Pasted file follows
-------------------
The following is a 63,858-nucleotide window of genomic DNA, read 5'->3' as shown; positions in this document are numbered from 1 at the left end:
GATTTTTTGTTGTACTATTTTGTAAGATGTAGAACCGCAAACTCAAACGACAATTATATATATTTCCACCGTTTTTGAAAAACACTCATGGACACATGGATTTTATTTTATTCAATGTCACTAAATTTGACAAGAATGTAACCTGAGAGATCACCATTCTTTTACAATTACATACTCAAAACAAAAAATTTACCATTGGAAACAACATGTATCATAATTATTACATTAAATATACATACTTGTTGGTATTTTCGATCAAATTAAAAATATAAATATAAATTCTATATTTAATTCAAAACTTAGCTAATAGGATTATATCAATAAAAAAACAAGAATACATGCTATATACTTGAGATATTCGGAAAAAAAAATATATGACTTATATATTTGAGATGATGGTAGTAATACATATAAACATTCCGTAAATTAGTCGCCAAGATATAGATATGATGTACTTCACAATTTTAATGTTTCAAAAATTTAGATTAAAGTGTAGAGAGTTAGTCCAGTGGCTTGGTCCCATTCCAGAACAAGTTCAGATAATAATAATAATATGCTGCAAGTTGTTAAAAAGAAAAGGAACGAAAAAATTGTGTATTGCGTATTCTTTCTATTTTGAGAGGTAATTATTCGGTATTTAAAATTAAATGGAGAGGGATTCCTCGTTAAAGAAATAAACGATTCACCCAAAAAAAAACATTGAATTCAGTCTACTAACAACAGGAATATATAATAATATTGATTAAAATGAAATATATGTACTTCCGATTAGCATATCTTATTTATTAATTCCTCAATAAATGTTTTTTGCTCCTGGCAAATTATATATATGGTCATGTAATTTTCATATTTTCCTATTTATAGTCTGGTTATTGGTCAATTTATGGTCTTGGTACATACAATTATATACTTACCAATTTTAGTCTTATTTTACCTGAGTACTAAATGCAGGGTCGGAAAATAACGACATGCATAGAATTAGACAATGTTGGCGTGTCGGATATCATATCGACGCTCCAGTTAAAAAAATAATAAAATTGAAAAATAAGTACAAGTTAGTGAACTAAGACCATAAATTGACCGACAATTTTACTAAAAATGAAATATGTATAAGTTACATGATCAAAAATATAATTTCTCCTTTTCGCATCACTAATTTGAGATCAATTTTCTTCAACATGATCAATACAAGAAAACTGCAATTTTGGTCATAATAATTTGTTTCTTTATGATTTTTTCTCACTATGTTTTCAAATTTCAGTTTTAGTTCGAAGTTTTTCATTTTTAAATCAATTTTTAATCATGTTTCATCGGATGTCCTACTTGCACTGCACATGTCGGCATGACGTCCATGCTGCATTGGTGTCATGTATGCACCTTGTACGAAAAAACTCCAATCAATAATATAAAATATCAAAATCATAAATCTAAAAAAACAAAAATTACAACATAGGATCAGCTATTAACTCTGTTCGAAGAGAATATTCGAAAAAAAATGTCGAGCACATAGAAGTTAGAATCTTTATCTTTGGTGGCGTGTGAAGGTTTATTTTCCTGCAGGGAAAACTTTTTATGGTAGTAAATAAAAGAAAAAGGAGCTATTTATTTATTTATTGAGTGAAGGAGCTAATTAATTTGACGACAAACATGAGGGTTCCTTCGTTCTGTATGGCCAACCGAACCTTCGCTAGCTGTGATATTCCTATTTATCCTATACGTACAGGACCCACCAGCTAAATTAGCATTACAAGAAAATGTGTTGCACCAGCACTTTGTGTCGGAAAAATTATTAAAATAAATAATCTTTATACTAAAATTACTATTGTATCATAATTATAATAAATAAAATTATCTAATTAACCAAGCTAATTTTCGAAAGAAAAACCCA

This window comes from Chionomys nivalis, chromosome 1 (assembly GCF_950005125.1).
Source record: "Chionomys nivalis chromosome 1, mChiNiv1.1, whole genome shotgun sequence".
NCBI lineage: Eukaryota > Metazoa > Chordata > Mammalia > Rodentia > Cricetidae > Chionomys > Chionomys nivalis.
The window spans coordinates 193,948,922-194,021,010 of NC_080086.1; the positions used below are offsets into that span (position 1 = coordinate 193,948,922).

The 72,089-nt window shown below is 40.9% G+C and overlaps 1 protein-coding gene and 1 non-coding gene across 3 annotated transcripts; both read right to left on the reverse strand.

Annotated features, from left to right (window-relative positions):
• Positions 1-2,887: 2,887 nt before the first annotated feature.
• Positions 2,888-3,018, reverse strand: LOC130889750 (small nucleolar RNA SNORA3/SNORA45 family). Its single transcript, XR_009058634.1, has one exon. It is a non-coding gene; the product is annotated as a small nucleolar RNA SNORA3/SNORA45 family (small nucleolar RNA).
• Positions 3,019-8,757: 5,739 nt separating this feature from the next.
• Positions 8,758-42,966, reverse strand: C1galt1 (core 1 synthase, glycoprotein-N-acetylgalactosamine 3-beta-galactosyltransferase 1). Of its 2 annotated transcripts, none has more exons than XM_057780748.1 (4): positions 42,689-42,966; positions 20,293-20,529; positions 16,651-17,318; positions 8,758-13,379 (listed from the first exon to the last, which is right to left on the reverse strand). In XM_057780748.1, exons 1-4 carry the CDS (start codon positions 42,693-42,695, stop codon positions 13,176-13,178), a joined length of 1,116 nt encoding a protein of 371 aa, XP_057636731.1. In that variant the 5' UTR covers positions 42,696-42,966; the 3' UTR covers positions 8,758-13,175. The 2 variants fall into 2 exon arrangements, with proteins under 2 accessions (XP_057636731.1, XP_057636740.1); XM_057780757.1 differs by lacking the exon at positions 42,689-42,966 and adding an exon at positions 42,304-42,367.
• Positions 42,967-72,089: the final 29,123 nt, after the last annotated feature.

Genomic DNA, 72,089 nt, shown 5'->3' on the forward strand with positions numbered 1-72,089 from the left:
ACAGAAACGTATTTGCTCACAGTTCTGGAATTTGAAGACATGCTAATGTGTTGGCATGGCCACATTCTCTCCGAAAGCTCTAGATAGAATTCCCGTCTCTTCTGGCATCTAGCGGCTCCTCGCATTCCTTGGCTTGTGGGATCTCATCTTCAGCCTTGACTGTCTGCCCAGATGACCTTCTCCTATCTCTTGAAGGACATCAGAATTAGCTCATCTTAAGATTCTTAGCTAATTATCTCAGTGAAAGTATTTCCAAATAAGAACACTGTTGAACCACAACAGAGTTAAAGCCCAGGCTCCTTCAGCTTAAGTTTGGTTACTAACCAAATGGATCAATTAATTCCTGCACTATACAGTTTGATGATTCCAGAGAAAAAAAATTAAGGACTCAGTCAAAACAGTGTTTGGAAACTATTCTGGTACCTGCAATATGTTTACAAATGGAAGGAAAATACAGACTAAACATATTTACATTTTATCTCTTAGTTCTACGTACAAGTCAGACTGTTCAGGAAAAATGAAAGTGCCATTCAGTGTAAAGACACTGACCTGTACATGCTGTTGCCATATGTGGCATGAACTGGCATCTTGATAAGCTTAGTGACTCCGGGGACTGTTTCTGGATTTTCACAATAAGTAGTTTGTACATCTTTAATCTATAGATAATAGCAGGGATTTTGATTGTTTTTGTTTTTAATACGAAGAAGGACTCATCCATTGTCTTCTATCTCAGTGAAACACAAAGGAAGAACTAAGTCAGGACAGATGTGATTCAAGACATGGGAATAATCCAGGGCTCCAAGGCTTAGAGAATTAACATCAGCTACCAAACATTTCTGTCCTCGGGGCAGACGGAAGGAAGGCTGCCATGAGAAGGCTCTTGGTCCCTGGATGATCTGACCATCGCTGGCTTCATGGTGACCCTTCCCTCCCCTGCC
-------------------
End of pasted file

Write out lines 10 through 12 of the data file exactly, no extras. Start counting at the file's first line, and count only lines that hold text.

• Positions 2,888-3,018, reverse strand: LOC130889750 (small nucleolar RNA SNORA3/SNORA45 family). Its single transcript, XR_009058634.1, has one exon. It is a non-coding gene; the product is annotated as a small nucleolar RNA SNORA3/SNORA45 family (small nucleolar RNA).
• Positions 3,019-8,757: 5,739 nt separating this feature from the next.
• Positions 8,758-42,966, reverse strand: C1galt1 (core 1 synthase, glycoprotein-N-acetylgalactosamine 3-beta-galactosyltransferase 1). Of its 2 annotated transcripts, none has more exons than XM_057780748.1 (4): positions 42,689-42,966; positions 20,293-20,529; positions 16,651-17,318; positions 8,758-13,379 (listed from the first exon to the last, which is right to left on the reverse strand). In XM_057780748.1, exons 1-4 carry the CDS (start codon positions 42,693-42,695, stop codon positions 13,176-13,178), a joined length of 1,116 nt encoding a protein of 371 aa, XP_057636731.1. In that variant the 5' UTR covers positions 42,696-42,966; the 3' UTR covers positions 8,758-13,175. The 2 variants fall into 2 exon arrangements, with proteins under 2 accessions (XP_057636731.1, XP_057636740.1); XM_057780757.1 differs by lacking the exon at positions 42,689-42,966 and adding an exon at positions 42,304-42,367.